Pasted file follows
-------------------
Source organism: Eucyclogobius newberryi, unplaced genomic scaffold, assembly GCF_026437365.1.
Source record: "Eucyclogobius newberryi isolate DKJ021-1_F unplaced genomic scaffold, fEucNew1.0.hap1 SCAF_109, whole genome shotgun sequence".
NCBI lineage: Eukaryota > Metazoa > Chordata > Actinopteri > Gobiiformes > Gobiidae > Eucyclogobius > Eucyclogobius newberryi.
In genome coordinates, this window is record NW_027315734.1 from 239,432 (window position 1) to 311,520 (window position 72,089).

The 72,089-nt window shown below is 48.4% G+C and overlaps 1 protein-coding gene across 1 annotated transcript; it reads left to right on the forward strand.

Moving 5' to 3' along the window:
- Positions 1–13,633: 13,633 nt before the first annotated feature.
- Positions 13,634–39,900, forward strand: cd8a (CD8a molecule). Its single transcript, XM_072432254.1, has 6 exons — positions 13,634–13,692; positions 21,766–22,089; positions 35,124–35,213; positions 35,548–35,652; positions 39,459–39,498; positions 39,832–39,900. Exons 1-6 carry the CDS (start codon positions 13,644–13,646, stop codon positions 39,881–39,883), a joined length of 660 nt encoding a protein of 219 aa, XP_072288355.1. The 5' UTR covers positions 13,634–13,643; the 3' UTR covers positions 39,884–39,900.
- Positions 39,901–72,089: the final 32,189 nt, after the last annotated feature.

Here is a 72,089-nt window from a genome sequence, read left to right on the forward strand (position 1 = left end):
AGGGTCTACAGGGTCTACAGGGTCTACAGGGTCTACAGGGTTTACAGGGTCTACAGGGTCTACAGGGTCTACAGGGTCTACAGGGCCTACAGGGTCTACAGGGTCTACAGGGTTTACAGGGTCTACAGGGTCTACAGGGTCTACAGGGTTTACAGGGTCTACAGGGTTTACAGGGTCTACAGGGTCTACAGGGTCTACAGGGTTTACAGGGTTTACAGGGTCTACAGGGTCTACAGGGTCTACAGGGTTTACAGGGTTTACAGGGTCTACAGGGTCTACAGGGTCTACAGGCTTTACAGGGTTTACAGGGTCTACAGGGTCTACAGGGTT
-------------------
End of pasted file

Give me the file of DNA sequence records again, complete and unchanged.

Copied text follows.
Source organism: Eucyclogobius newberryi, unplaced genomic scaffold, assembly GCF_026437365.1.
Source record: "Eucyclogobius newberryi isolate DKJ021-1_F unplaced genomic scaffold, fEucNew1.0.hap1 SCAF_109, whole genome shotgun sequence".
NCBI lineage: Eukaryota > Metazoa > Chordata > Actinopteri > Gobiiformes > Gobiidae > Eucyclogobius > Eucyclogobius newberryi.
In genome coordinates, this window is record NW_027315734.1 from 239,432 (window position 1) to 311,520 (window position 72,089).

The 72,089-nt window shown below is 48.4% G+C and overlaps 1 protein-coding gene across 1 annotated transcript; it reads left to right on the forward strand.

Moving 5' to 3' along the window:
- Positions 1–13,633: 13,633 nt before the first annotated feature.
- Positions 13,634–39,900, forward strand: cd8a (CD8a molecule). Its single transcript, XM_072432254.1, has 6 exons — positions 13,634–13,692; positions 21,766–22,089; positions 35,124–35,213; positions 35,548–35,652; positions 39,459–39,498; positions 39,832–39,900. Exons 1-6 carry the CDS (start codon positions 13,644–13,646, stop codon positions 39,881–39,883), a joined length of 660 nt encoding a protein of 219 aa, XP_072288355.1. The 5' UTR covers positions 13,634–13,643; the 3' UTR covers positions 39,884–39,900.
- Positions 39,901–72,089: the final 32,189 nt, after the last annotated feature.

Here is a 72,089-nt window from a genome sequence, read left to right on the forward strand (position 1 = left end):
AGGGTCTACAGGGTCTACAGGGTCTACAGGGTCTACAGGGTTTACAGGGTCTACAGGGTCTACAGGGTCTACAGGGTCTACAGGGCCTACAGGGTCTACAGGGTCTACAGGGTTTACAGGGTCTACAGGGTCTACAGGGTCTACAGGGTTTACAGGGTCTACAGGGTTTACAGGGTCTACAGGGTCTACAGGGTCTACAGGGTTTACAGGGTTTACAGGGTCTACAGGGTCTACAGGGTCTACAGGGTTTACAGGGTTTACAGGGTCTACAGGGTCTACAGGGTCTACAGGCTTTACAGGGTTTACAGGGTCTACAGGGTCTACAGGGTT